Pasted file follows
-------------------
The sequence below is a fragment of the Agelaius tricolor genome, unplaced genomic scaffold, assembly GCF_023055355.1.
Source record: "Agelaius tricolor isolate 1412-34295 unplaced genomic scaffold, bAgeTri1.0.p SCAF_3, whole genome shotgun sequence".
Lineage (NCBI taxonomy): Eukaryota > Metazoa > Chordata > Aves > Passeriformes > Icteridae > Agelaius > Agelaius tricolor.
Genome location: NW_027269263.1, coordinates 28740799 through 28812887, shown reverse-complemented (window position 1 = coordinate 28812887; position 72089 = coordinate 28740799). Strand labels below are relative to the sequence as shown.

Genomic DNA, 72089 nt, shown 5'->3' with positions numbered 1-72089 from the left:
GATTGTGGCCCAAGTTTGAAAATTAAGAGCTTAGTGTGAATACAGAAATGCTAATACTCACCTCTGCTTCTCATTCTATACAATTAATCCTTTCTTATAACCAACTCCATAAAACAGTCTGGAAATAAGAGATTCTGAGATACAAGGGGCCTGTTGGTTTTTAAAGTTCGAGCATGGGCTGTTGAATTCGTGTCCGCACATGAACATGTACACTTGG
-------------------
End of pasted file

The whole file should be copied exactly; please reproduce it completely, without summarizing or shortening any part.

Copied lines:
The sequence below is a fragment of the Agelaius tricolor genome, unplaced genomic scaffold, assembly GCF_023055355.1.
Source record: "Agelaius tricolor isolate 1412-34295 unplaced genomic scaffold, bAgeTri1.0.p SCAF_3, whole genome shotgun sequence".
Lineage (NCBI taxonomy): Eukaryota > Metazoa > Chordata > Aves > Passeriformes > Icteridae > Agelaius > Agelaius tricolor.
Genome location: NW_027269263.1, coordinates 28740799 through 28812887, shown reverse-complemented (window position 1 = coordinate 28812887; position 72089 = coordinate 28740799). Strand labels below are relative to the sequence as shown.

Genomic DNA, 72089 nt, shown 5'->3' with positions numbered 1-72089 from the left:
GATTGTGGCCCAAGTTTGAAAATTAAGAGCTTAGTGTGAATACAGAAATGCTAATACTCACCTCTGCTTCTCATTCTATACAATTAATCCTTTCTTATAACCAACTCCATAAAACAGTCTGGAAATAAGAGATTCTGAGATACAAGGGGCCTGTTGGTTTTTAAAGTTCGAGCATGGGCTGTTGAATTCGTGTCCGCACATGAACATGTACACTTGG